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This Tuesday Voices and Family Connection were given the opportunity to present to the House Committee on Children and Youth. Looking at the fact that about one child out of five in Georgia lives at or below the poverty level, and that more than a third of Georgia’s kids live in a family where no parent has full-time, year-round employment, where do you start to explain the dilemma our kids face?

Both organizations are great resources for laying out the case. Both have access to thorough data, wherever it exists, and both understand the interrelation of kids’ issues to each other: e.g. Georgia can not be successful if we don’t have an educated workforce, schools can not educate kids if those kids are sick, hungry, or are under stress at home, society can not function well if families are not equipped with the tools and knowledge to care for their children, and so on and so forth.

The key is to help policy makers prioritize the help kids get is to make sure that evidence-based information is readily available and easy to understand. Beyond that, helping lawmakers understand the navigation of local, state and federal dollars and service opportunities so that they can allocate resources in the most effective manner is crucial. Both Voices and Family Connection are helpful and knowledgeable resources for such strategy. I hope lawmakers will take full advantage of the help we provide and choose to really make a difference in outcomes for kids.

Urgent Issues for Georgia’s Children in 2011 PowerPoint

The Governor’s FY2012 budget recommends consolidation and transfer of the Georgia Family Connection Partnership (FCP) appropriation from the Department of Human Services (DHS) to the Governor’s Office for Children and Families (GOCF).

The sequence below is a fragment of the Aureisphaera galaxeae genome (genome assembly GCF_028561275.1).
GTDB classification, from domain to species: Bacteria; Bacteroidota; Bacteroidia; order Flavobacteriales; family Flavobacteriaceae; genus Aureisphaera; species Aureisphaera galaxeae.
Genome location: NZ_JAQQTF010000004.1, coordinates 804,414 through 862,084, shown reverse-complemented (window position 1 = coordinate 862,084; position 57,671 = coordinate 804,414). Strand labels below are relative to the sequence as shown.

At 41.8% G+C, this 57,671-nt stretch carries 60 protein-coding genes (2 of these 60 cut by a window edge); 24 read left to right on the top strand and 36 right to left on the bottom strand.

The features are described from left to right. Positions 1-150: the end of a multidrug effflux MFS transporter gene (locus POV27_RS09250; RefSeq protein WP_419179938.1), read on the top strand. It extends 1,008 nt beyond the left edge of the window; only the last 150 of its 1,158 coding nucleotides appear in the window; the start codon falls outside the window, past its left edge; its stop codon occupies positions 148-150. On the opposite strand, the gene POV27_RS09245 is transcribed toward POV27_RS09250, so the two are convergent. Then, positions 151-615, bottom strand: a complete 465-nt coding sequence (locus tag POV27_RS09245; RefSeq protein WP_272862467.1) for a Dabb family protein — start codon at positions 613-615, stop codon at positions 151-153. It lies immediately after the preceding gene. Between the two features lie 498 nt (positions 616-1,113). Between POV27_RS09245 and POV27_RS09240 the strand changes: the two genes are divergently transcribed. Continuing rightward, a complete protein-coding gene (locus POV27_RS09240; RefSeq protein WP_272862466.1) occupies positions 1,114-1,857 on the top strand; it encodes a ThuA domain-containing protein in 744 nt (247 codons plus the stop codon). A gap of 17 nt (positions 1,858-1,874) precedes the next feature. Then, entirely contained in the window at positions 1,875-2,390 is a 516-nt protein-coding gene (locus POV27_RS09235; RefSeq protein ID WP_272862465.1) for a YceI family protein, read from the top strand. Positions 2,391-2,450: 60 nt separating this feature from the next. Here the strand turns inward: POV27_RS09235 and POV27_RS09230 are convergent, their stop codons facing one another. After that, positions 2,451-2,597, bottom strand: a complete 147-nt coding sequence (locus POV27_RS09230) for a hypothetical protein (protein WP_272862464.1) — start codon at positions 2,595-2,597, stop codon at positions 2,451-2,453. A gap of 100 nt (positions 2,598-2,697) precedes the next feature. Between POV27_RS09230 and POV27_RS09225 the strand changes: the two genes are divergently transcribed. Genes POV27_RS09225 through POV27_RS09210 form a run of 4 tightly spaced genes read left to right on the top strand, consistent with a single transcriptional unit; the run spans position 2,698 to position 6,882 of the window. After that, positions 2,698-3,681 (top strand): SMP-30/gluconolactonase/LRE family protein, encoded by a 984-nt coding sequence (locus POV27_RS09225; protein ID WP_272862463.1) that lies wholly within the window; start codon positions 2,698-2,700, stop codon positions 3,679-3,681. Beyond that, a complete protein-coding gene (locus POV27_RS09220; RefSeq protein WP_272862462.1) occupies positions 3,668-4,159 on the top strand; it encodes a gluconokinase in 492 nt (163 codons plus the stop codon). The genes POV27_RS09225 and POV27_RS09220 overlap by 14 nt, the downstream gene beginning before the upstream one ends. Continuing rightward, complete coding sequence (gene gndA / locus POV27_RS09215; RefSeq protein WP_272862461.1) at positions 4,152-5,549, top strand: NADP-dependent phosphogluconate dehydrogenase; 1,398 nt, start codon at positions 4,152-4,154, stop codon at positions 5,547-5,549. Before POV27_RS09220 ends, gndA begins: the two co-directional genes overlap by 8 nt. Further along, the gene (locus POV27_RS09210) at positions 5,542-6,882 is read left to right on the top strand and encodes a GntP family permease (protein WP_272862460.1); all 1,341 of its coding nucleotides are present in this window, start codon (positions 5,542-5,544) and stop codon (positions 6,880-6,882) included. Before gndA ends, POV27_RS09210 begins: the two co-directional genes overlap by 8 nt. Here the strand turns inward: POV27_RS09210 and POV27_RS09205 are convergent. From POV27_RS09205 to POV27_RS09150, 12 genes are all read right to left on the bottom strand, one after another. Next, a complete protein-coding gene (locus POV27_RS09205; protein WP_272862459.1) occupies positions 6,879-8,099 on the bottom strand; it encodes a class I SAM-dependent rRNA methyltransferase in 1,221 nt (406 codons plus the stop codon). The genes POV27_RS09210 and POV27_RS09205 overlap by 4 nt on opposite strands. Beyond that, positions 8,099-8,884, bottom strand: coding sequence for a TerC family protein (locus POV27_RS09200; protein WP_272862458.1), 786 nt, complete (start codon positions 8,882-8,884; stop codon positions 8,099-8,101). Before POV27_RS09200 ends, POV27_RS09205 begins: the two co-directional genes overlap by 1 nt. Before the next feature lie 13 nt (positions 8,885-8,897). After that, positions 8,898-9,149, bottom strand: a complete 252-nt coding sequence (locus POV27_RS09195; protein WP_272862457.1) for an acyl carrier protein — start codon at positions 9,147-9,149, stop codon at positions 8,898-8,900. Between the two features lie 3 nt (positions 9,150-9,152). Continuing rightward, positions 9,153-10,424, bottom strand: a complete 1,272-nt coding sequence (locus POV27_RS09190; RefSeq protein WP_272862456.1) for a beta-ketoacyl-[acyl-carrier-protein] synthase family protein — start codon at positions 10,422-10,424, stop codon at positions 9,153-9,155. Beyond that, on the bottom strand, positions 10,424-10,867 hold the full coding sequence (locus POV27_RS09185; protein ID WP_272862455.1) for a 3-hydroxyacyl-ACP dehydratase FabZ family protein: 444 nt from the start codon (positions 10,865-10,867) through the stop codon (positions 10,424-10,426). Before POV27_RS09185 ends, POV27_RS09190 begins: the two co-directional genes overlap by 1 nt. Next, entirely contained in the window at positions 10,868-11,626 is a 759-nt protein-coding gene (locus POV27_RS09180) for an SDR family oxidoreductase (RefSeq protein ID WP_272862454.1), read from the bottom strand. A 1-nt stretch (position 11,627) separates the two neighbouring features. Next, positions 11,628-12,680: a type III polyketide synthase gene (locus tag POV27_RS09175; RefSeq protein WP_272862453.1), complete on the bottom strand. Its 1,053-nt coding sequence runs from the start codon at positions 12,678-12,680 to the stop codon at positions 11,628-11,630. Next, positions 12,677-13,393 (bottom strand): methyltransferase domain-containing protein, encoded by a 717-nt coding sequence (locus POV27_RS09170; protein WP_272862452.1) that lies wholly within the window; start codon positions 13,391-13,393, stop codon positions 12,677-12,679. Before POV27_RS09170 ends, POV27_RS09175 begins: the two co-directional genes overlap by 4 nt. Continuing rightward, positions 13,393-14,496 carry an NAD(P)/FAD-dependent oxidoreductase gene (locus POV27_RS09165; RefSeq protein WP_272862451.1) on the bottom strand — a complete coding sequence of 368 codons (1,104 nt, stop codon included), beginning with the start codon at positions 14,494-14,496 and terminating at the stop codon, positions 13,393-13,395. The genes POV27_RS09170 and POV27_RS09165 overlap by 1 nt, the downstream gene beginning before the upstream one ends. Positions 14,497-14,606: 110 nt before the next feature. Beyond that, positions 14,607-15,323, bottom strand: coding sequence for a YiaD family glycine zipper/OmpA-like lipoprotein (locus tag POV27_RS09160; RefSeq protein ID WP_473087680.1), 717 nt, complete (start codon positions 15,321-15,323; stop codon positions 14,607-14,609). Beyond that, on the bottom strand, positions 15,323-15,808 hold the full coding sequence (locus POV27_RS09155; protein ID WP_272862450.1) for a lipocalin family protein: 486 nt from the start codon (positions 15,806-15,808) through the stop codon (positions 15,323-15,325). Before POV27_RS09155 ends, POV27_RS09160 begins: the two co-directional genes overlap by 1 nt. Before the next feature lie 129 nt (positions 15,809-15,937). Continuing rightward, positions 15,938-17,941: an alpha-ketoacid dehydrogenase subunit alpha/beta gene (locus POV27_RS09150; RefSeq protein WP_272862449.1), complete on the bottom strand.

History:
Georgia Family Connection was created 20 years ago to streamline services and systems that impact and serve children and families. FCP’s core principles are local decision-making based on reliable data, accountability, and leveraging resources.

Logic?:
The logic behind this move is baffling. Even today, at the Department of Human Services budget hearing, when Rep. Carolyn Hugley (District 133 – Columbus) asked DHS Commissioner Clyde Reese if he knew the reason for this move, he was unable to provide an answer.

FCP has a reputation for good, reliable work in 159 counties of the state and helps multitudes of children and families. It secures decent funding from the private sector (much of which would be lost if absorbed into GOCF) and has worked well with DHS. All that said, we are left with the inevitable question: What problem would this move solve? I don’t have an answer. Do you?

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